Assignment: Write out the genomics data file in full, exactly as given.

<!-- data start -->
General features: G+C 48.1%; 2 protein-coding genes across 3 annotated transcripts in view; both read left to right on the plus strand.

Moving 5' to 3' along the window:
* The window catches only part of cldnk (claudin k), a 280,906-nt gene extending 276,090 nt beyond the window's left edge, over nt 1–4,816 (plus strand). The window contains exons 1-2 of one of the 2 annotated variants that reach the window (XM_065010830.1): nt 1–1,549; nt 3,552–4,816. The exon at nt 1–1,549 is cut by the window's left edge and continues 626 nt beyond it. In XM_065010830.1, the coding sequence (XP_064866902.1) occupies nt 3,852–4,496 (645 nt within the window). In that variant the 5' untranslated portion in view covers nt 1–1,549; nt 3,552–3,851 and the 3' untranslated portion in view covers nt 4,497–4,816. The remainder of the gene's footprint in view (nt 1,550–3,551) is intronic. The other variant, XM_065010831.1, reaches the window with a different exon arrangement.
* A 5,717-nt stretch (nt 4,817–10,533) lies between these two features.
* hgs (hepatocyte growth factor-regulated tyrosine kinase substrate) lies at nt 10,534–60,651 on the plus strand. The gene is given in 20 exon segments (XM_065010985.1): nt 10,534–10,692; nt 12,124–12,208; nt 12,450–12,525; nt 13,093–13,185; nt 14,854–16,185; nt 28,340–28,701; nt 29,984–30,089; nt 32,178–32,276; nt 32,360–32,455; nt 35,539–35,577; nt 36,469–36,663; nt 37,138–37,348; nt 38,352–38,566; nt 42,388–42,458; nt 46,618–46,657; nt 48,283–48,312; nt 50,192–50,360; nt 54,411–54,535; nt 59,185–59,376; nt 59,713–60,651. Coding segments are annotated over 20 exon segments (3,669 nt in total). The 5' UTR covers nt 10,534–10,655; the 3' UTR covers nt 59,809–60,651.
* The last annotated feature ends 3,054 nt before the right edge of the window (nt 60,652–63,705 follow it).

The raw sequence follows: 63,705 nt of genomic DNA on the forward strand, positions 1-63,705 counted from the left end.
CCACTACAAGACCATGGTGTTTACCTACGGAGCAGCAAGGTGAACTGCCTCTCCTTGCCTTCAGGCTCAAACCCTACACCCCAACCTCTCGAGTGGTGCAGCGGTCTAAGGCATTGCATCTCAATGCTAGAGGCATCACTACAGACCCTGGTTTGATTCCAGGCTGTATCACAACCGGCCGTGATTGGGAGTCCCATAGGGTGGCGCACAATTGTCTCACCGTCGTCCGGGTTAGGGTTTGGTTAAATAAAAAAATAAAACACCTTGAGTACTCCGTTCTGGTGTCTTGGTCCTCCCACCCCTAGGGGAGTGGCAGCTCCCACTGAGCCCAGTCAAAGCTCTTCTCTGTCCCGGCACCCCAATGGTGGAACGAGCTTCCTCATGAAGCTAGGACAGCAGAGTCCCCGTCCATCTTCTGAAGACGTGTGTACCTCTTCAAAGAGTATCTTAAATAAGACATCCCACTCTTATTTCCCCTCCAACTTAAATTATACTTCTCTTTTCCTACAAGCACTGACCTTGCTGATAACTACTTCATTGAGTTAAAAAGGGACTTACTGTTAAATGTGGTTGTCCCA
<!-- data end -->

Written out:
General features: G+C 48.1%; 2 protein-coding genes across 3 annotated transcripts in view; both read left to right on the plus strand.

Moving 5' to 3' along the window:
* The window catches only part of cldnk (claudin k), a 280,906-nt gene extending 276,090 nt beyond the window's left edge, over nt 1–4,816 (plus strand). The window contains exons 1-2 of one of the 2 annotated variants that reach the window (XM_065010830.1): nt 1–1,549; nt 3,552–4,816. The exon at nt 1–1,549 is cut by the window's left edge and continues 626 nt beyond it. In XM_065010830.1, the coding sequence (XP_064866902.1) occupies nt 3,852–4,496 (645 nt within the window). In that variant the 5' untranslated portion in view covers nt 1–1,549; nt 3,552–3,851 and the 3' untranslated portion in view covers nt 4,497–4,816. The remainder of the gene's footprint in view (nt 1,550–3,551) is intronic. The other variant, XM_065010831.1, reaches the window with a different exon arrangement.
* A 5,717-nt stretch (nt 4,817–10,533) lies between these two features.
* hgs (hepatocyte growth factor-regulated tyrosine kinase substrate) lies at nt 10,534–60,651 on the plus strand. The gene is given in 20 exon segments (XM_065010985.1): nt 10,534–10,692; nt 12,124–12,208; nt 12,450–12,525; nt 13,093–13,185; nt 14,854–16,185; nt 28,340–28,701; nt 29,984–30,089; nt 32,178–32,276; nt 32,360–32,455; nt 35,539–35,577; nt 36,469–36,663; nt 37,138–37,348; nt 38,352–38,566; nt 42,388–42,458; nt 46,618–46,657; nt 48,283–48,312; nt 50,192–50,360; nt 54,411–54,535; nt 59,185–59,376; nt 59,713–60,651. Coding segments are annotated over 20 exon segments (3,669 nt in total). The 5' UTR covers nt 10,534–10,655; the 3' UTR covers nt 59,809–60,651.
* The last annotated feature ends 3,054 nt before the right edge of the window (nt 60,652–63,705 follow it).

The raw sequence follows: 63,705 nt of genomic DNA on the forward strand, positions 1-63,705 counted from the left end.
CCACTACAAGACCATGGTGTTTACCTACGGAGCAGCAAGGTGAACTGCCTCTCCTTGCCTTCAGGCTCAAACCCTACACCCCAACCTCTCGAGTGGTGCAGCGGTCTAAGGCATTGCATCTCAATGCTAGAGGCATCACTACAGACCCTGGTTTGATTCCAGGCTGTATCACAACCGGCCGTGATTGGGAGTCCCATAGGGTGGCGCACAATTGTCTCACCGTCGTCCGGGTTAGGGTTTGGTTAAATAAAAAAATAAAACACCTTGAGTACTCCGTTCTGGTGTCTTGGTCCTCCCACCCCTAGGGGAGTGGCAGCTCCCACTGAGCCCAGTCAAAGCTCTTCTCTGTCCCGGCACCCCAATGGTGGAACGAGCTTCCTCATGAAGCTAGGACAGCAGAGTCCCCGTCCATCTTCTGAAGACGTGTGTACCTCTTCAAAGAGTATCTTAAATAAGACATCCCACTCTTATTTCCCCTCCAACTTAAATTATACTTCTCTTTTCCTACAAGCACTGACCTTGCTGATAACTACTTCATTGAGTTAAAAAGGGACTTACTGTTAAATGTGGTTGTCCCA